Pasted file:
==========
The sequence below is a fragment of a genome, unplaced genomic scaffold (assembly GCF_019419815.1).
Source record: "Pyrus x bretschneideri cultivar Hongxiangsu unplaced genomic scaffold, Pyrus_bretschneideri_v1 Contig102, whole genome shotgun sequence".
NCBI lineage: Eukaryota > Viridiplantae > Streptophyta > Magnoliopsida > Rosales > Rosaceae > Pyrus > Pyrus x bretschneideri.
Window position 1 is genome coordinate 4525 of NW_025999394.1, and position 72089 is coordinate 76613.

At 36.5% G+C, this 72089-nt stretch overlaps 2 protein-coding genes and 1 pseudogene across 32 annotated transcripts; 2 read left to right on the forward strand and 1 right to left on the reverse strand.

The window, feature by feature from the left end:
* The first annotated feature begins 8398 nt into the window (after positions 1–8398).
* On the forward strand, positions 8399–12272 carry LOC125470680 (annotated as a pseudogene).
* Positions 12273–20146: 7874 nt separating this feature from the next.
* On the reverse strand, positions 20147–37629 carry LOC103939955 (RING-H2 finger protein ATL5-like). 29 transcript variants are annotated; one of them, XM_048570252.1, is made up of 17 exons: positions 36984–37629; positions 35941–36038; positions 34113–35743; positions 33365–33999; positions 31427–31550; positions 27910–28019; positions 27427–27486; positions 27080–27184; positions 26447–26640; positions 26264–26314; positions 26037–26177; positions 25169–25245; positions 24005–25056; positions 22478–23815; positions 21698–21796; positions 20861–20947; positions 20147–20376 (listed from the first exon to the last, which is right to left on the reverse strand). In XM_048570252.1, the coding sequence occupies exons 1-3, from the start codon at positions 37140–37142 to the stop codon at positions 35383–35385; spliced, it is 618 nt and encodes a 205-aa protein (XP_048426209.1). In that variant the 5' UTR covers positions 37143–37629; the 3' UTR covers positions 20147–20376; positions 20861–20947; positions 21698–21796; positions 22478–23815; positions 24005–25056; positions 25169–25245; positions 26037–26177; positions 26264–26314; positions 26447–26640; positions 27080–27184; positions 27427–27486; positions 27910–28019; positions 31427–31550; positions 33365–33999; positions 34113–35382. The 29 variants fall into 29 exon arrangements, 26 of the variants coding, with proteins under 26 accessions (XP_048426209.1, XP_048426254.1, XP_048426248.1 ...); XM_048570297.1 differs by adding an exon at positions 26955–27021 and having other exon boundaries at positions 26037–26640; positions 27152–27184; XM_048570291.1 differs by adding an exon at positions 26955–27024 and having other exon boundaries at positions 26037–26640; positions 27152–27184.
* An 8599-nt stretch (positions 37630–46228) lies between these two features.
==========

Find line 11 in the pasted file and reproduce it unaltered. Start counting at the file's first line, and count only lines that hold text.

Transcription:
* An 8599-nt stretch (positions 37630–46228) lies between these two features.